Decisions subsequent to Watson have universally denied FLSA wages to prisoners, although the factual contexts of those decisions differ radically from that in Watson. The subsequent cases also have rather uniformly declined to use the four-part Bonnette test. For example, Vanskike v. Peters, 974 F.2d 806, 809-10 (7th Cir. 1992), cert. denied, 507 U.S. 928 (1993), declined to apply Bonnette to forced prison labor providing services within a prison. It noted that in "economic reality," the prisoner was not an employee in any conventional sense, although under Bonnette there was virtually an open and shut case for application of the FLSA to the prison as an employer. Id.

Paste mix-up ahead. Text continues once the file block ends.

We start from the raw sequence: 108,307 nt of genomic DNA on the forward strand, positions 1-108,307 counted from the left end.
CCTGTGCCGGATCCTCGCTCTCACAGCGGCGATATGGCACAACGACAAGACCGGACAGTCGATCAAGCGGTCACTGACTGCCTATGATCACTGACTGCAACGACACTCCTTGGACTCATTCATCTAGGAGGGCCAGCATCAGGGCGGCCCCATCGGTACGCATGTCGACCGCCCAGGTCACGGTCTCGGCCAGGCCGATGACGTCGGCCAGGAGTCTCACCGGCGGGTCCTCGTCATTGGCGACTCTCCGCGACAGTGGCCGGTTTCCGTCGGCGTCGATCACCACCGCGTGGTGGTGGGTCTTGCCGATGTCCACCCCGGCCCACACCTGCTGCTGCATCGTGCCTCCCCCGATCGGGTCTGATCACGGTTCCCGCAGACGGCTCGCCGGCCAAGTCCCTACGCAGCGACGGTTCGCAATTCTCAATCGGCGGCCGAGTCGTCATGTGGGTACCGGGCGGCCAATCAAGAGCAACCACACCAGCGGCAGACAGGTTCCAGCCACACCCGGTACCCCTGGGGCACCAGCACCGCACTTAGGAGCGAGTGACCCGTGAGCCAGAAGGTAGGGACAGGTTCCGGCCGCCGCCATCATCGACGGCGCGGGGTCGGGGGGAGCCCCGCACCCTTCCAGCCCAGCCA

We agree with, and adopt, the reasoning of Vanskike that forced prison labor for the prison is not subject to the FLSA. The relationship is not one of employment; prisoners are taken out of the national economy; prison work is often designed to train and rehabilitate; prisoners' living standards are determined by what the prison provides; and most such labor does not compete with private employers. Id. at 810-11. Moreover, for reasons stated in Vanskike, Congress most certainly did not intend the FLSA to apply to forced prison labor. Id. at 810-12. Indeed, the continued existence of the Ashurst-Summers Act, 18 U.S.C. Section(s) 1761-62, which regulates the interstate transportation of prison-made goods to avoid competition between low-cost prison labor and free labor, reveals a congressional assumption that prison labor will not be paid at FLSA minimum wage levels.